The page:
These are the glamorous surroundings Harley-Davidson engineers work in. Tailpipe sniffing
Through some munificent twist of fate, I was among a select group of moto-journalists invited to go inside the belly of Harley-Davidson’s top-secret Product Development Center located in Milwaukee. Never heard of it? PDC, as everyone in denim calls it, is the engineering and stylistic hub of all things single crankpin and 45 degrees between centerlines. It was quite a feather in my cap to be there, except I don’t wear caps so I put the feather behind my ear like a greaser’s coffin nail.
Built in 1997, the PDC is located just north of the old Capitol Drive powertrain assembly facilty (empty now, and for rent cheap!). The PDC sits on ex-snowmobile testing grounds purchased by Harley-Davidson way back when the first Sportsters were released to combat the British invasion. Legend has it there’s still snowmobile trails in the woods.
Before going into the PDC, we were required to sign a form agreeing not to rat out anything good we saw, including the odd pre-production motorcycle we may accidently bump into. These media restrictions would seem to negate any reason to invite us in the first place, but I try to look at the junket glass as half full. Anyway, Harley’s handlers needn’t have worried about me scooping late-breaking product: I can’t make sense of H-D’s motorcycle range to save my life.
Harley-Davidson gave us more insider photos than insider access. The sweet groan of a V-Ro
Once inside, our motorcycle gear was stored in the reception area and a stern PDC office-dominatrix covered our cell phone camera lenses with red duct tape. Having clearly established herself as the alpha female, she brusquely strapped us into rubberized, steel-toe overshoes. Then she recited a series of dos and don’ts. The more she scolded us, the warmer the reception room became, and the harder it was to stay focused on motorcycle design. Nervous sweat seemed to please her.
Released from our bonds, we sat while Paul Wiers, Vice President of Engineering, and Ray Drea, Vice President of Styling, gave a presentation explaining the step-by-step birth of a new Harley-Davidson motorcycle. The two speakers were at the logical design extremes: one an engineer, the other an artist. I think I heard Michael Jackson’s “Ebony and Ivory” playing softly in the background. Wiers and Drea told us that new motorcycle designs come from many sources: Harley keeps a dab hand in bike shows, customer demographics, and sales charts, always looking for ways to fill ever-more tightly focused product niches.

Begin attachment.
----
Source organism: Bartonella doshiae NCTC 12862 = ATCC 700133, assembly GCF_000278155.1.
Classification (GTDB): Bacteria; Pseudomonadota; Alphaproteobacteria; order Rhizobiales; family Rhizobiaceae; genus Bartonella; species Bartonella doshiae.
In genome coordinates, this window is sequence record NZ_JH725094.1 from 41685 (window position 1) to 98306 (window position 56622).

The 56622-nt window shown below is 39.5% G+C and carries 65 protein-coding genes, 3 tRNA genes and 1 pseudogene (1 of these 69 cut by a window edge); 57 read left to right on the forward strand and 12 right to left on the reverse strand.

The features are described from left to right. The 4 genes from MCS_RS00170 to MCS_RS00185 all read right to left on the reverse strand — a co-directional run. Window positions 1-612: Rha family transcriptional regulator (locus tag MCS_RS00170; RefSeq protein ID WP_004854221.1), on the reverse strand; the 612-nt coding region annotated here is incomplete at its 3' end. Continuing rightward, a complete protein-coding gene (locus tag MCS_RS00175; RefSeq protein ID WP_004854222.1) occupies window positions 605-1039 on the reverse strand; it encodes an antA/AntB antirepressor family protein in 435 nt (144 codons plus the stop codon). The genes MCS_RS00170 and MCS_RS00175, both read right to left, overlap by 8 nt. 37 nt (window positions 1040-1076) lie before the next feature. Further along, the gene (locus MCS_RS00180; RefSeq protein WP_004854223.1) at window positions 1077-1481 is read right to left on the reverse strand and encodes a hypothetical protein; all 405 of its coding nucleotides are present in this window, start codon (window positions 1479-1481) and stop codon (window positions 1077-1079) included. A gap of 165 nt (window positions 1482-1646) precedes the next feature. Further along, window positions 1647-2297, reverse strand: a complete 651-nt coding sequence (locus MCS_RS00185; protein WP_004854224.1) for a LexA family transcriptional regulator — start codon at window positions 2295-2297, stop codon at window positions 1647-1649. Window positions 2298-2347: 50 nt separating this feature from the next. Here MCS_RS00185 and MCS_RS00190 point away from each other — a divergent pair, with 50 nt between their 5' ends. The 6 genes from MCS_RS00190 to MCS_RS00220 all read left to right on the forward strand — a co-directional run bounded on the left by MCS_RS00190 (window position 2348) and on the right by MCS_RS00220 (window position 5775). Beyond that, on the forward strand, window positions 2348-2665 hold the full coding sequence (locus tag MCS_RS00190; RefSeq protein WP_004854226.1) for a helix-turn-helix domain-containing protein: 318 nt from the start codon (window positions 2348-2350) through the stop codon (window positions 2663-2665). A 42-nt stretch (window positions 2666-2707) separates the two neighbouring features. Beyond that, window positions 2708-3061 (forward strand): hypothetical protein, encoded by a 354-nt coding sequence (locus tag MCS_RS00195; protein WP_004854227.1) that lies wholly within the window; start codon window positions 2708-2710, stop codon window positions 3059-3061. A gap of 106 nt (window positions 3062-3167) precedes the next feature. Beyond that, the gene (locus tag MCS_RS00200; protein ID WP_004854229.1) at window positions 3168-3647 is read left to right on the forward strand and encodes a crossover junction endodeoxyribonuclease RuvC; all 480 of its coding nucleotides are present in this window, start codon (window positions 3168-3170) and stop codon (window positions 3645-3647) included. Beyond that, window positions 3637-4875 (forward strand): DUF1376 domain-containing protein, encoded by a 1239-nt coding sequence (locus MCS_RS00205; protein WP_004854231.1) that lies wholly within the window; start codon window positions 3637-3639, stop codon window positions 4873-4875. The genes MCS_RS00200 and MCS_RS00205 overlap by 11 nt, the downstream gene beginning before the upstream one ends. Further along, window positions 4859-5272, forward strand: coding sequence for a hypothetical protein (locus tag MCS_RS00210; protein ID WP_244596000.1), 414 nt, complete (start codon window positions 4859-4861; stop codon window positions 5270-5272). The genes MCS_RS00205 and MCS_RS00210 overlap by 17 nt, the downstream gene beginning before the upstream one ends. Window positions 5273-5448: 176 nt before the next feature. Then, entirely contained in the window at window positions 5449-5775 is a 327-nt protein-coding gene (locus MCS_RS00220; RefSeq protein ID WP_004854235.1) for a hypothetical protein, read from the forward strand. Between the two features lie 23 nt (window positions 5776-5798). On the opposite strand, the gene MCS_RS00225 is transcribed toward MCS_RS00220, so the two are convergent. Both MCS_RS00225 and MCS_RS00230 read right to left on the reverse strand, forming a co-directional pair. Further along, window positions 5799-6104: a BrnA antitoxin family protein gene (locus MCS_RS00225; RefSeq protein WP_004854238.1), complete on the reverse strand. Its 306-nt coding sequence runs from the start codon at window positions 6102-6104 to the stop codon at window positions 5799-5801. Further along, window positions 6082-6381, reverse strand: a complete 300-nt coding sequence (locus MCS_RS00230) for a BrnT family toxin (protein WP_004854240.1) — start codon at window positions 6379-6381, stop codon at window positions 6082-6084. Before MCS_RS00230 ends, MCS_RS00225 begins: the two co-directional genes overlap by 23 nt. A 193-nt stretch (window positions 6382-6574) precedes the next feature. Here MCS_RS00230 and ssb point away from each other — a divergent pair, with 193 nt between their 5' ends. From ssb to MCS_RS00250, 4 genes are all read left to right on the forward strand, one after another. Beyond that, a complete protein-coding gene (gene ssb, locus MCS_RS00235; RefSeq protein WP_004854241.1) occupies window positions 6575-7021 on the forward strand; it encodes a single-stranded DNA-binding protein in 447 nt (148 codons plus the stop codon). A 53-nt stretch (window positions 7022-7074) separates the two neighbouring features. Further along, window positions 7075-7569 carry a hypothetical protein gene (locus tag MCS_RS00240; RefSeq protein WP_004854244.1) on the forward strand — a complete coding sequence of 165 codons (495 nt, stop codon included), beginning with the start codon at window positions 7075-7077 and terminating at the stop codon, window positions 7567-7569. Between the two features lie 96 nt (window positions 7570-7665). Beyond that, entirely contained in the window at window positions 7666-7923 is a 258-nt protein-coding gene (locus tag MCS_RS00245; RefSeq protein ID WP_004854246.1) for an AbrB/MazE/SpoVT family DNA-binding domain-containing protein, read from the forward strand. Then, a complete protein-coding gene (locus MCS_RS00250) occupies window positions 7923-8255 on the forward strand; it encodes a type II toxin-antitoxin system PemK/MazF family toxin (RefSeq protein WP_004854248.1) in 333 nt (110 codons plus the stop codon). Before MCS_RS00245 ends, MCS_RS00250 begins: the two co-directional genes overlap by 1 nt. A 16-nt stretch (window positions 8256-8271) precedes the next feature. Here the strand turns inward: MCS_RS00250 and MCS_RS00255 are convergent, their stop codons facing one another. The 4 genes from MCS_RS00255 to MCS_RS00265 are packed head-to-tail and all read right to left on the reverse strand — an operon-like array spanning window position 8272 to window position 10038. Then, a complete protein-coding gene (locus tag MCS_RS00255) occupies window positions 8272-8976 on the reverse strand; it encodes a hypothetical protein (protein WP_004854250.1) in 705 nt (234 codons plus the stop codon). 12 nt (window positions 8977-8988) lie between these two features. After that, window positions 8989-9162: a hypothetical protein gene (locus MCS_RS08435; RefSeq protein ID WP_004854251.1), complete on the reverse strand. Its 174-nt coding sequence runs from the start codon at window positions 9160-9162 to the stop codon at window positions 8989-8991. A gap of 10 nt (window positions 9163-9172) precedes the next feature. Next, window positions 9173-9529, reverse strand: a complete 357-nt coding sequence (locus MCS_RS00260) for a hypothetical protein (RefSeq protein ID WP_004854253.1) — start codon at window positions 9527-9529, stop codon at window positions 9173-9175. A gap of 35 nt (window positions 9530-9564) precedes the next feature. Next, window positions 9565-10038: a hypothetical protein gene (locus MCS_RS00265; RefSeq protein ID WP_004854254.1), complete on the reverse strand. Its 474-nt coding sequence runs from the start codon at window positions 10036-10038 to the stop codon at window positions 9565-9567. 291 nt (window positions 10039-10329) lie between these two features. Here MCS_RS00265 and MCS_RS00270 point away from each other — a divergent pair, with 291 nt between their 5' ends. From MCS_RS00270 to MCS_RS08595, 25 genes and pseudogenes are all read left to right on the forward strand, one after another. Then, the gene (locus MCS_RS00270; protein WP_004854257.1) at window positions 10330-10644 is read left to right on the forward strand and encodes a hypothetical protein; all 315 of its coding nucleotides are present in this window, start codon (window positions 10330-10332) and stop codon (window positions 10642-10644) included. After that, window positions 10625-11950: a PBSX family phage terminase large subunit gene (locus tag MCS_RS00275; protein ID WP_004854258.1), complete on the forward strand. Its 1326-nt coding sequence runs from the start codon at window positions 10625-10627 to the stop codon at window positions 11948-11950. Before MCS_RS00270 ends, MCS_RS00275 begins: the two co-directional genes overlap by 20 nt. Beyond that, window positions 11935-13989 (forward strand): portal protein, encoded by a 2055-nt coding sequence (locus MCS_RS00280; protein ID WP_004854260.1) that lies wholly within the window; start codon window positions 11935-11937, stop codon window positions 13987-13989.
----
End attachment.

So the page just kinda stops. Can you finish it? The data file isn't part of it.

How it works is like this, though we didn’t actually see it happening and will have to take our Harley sources at their word: Engineering and Styling, along with Market Research and Product Planning, present a project charter and business plan to a committee for approval. Translation: They want to build a new motorcycle. Once approved, the project goes into prepping the ground, pre-development and execution. It’s very logical and methodical. So terribly Midwestern.
There’s something perverse about a machine built to shake Harleys. Little known Anglo-Amer
We learned that running prototypes are built at the PDC after the inevitable mockup and scrutinizing phase. There’s even a secure place to test ride motorcycles around here somewhere. More thorough testing is performed at Harley’s Arizona proving ground, just outside the town of…oh, sorry, can’t say. The VPs went on to explain how they, along with the other 549 people at the PDC, work together to make each other’s vision a reality. Sounds like corporate shtick, but my impression was that these guys are sincere about building the best motorcycle they can.
The question and answer period that followed the presentation was a struggle. I don’t know enough about motorcycle product development to even know what to ask and the other journalists weren’t doing much better. I’m trying to think of something not-stupid to say when Aaron Frank leans over and whispers, “Where the @#&@ is your @#&@ note pad, you @#&@?”
Dead air makes me uncomfortable, so I asked the speakers how a crazy motorcycle like the Forty-Eight gets the go signal. I can’t remember the exact answer, on account of forgetting my note pad, but I can tell you it was not, “because Bob said to.”